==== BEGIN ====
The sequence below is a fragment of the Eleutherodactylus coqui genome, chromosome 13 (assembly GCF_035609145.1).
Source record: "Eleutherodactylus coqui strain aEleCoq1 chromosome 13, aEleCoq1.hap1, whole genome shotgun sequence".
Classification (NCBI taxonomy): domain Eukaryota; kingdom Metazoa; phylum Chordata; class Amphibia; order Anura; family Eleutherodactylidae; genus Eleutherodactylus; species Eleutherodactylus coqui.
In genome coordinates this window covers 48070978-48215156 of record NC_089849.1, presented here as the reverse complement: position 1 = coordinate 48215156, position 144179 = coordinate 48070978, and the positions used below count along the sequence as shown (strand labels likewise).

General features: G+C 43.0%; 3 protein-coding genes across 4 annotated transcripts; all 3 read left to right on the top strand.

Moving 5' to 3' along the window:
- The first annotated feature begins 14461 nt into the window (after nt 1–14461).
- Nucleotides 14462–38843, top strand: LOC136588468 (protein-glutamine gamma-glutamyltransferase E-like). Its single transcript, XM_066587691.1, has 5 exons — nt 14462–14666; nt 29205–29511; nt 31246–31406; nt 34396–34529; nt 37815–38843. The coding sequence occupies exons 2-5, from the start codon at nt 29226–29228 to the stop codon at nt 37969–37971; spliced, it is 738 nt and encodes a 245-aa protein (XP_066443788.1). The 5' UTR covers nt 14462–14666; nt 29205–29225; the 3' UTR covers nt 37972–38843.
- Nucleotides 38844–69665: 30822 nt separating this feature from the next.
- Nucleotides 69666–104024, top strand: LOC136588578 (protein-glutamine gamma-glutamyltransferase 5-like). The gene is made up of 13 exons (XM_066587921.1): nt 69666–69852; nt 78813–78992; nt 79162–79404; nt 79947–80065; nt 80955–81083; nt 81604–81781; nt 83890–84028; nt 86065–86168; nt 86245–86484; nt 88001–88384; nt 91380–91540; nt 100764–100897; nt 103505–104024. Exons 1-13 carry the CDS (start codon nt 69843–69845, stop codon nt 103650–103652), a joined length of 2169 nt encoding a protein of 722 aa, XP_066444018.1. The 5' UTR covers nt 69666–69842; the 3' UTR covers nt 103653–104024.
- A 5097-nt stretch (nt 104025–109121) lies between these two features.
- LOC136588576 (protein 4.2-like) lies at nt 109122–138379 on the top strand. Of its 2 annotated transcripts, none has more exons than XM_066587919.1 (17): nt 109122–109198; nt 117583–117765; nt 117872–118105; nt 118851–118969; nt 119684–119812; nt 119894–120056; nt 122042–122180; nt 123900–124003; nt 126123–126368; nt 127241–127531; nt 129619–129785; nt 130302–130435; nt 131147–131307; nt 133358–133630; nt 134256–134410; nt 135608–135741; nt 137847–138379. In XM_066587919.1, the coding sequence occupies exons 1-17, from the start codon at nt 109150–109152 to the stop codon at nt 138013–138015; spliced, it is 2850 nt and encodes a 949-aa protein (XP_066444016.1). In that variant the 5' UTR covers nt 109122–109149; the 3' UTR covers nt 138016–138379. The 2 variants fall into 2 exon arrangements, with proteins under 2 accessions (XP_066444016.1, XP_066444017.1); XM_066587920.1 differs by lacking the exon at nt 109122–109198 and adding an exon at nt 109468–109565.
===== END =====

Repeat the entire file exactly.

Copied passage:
The sequence below is a fragment of the Eleutherodactylus coqui genome, chromosome 13 (assembly GCF_035609145.1).
Source record: "Eleutherodactylus coqui strain aEleCoq1 chromosome 13, aEleCoq1.hap1, whole genome shotgun sequence".
Classification (NCBI taxonomy): domain Eukaryota; kingdom Metazoa; phylum Chordata; class Amphibia; order Anura; family Eleutherodactylidae; genus Eleutherodactylus; species Eleutherodactylus coqui.
In genome coordinates this window covers 48070978-48215156 of record NC_089849.1, presented here as the reverse complement: position 1 = coordinate 48215156, position 144179 = coordinate 48070978, and the positions used below count along the sequence as shown (strand labels likewise).

General features: G+C 43.0%; 3 protein-coding genes across 4 annotated transcripts; all 3 read left to right on the top strand.

Moving 5' to 3' along the window:
- The first annotated feature begins 14461 nt into the window (after nt 1–14461).
- Nucleotides 14462–38843, top strand: LOC136588468 (protein-glutamine gamma-glutamyltransferase E-like). Its single transcript, XM_066587691.1, has 5 exons — nt 14462–14666; nt 29205–29511; nt 31246–31406; nt 34396–34529; nt 37815–38843. The coding sequence occupies exons 2-5, from the start codon at nt 29226–29228 to the stop codon at nt 37969–37971; spliced, it is 738 nt and encodes a 245-aa protein (XP_066443788.1). The 5' UTR covers nt 14462–14666; nt 29205–29225; the 3' UTR covers nt 37972–38843.
- Nucleotides 38844–69665: 30822 nt separating this feature from the next.
- Nucleotides 69666–104024, top strand: LOC136588578 (protein-glutamine gamma-glutamyltransferase 5-like). The gene is made up of 13 exons (XM_066587921.1): nt 69666–69852; nt 78813–78992; nt 79162–79404; nt 79947–80065; nt 80955–81083; nt 81604–81781; nt 83890–84028; nt 86065–86168; nt 86245–86484; nt 88001–88384; nt 91380–91540; nt 100764–100897; nt 103505–104024. Exons 1-13 carry the CDS (start codon nt 69843–69845, stop codon nt 103650–103652), a joined length of 2169 nt encoding a protein of 722 aa, XP_066444018.1. The 5' UTR covers nt 69666–69842; the 3' UTR covers nt 103653–104024.
- A 5097-nt stretch (nt 104025–109121) lies between these two features.
- LOC136588576 (protein 4.2-like) lies at nt 109122–138379 on the top strand. Of its 2 annotated transcripts, none has more exons than XM_066587919.1 (17): nt 109122–109198; nt 117583–117765; nt 117872–118105; nt 118851–118969; nt 119684–119812; nt 119894–120056; nt 122042–122180; nt 123900–124003; nt 126123–126368; nt 127241–127531; nt 129619–129785; nt 130302–130435; nt 131147–131307; nt 133358–133630; nt 134256–134410; nt 135608–135741; nt 137847–138379. In XM_066587919.1, the coding sequence occupies exons 1-17, from the start codon at nt 109150–109152 to the stop codon at nt 138013–138015; spliced, it is 2850 nt and encodes a 949-aa protein (XP_066444016.1). In that variant the 5' UTR covers nt 109122–109149; the 3' UTR covers nt 138016–138379. The 2 variants fall into 2 exon arrangements, with proteins under 2 accessions (XP_066444016.1, XP_066444017.1); XM_066587920.1 differs by lacking the exon at nt 109122–109198 and adding an exon at nt 109468–109565.